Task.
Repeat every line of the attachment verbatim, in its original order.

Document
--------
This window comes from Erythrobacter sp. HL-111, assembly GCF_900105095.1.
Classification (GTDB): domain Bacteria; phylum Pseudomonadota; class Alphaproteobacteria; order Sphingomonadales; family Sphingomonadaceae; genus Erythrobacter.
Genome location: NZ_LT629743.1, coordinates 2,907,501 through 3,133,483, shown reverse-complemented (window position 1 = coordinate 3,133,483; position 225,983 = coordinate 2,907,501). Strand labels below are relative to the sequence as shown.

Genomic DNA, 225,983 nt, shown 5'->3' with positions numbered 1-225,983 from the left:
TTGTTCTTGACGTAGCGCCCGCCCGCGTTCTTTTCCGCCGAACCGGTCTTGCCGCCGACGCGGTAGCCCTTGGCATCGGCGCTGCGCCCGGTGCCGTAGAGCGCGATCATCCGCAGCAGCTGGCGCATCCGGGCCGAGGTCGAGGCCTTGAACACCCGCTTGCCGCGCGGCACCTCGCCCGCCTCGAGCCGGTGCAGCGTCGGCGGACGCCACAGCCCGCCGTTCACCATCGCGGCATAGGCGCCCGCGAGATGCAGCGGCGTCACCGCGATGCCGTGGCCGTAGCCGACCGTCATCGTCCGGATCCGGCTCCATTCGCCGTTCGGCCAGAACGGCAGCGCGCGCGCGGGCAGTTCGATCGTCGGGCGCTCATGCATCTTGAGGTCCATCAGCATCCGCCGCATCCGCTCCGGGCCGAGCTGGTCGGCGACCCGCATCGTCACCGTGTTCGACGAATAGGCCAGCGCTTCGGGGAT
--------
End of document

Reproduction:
This window comes from Erythrobacter sp. HL-111, assembly GCF_900105095.1.
Classification (GTDB): domain Bacteria; phylum Pseudomonadota; class Alphaproteobacteria; order Sphingomonadales; family Sphingomonadaceae; genus Erythrobacter.
Genome location: NZ_LT629743.1, coordinates 2,907,501 through 3,133,483, shown reverse-complemented (window position 1 = coordinate 3,133,483; position 225,983 = coordinate 2,907,501). Strand labels below are relative to the sequence as shown.

Genomic DNA, 225,983 nt, shown 5'->3' with positions numbered 1-225,983 from the left:
TTGTTCTTGACGTAGCGCCCGCCCGCGTTCTTTTCCGCCGAACCGGTCTTGCCGCCGACGCGGTAGCCCTTGGCATCGGCGCTGCGCCCGGTGCCGTAGAGCGCGATCATCCGCAGCAGCTGGCGCATCCGGGCCGAGGTCGAGGCCTTGAACACCCGCTTGCCGCGCGGCACCTCGCCCGCCTCGAGCCGGTGCAGCGTCGGCGGACGCCACAGCCCGCCGTTCACCATCGCGGCATAGGCGCCCGCGAGATGCAGCGGCGTCACCGCGATGCCGTGGCCGTAGCCGACCGTCATCGTCCGGATCCGGCTCCATTCGCCGTTCGGCCAGAACGGCAGCGCGCGCGCGGGCAGTTCGATCGTCGGGCGCTCATGCATCTTGAGGTCCATCAGCATCCGCCGCATCCGCTCCGGGCCGAGCTGGTCGGCGACCCGCATCGTCACCGTGTTCGACGAATAGGCCAGCGCTTCGGGGAT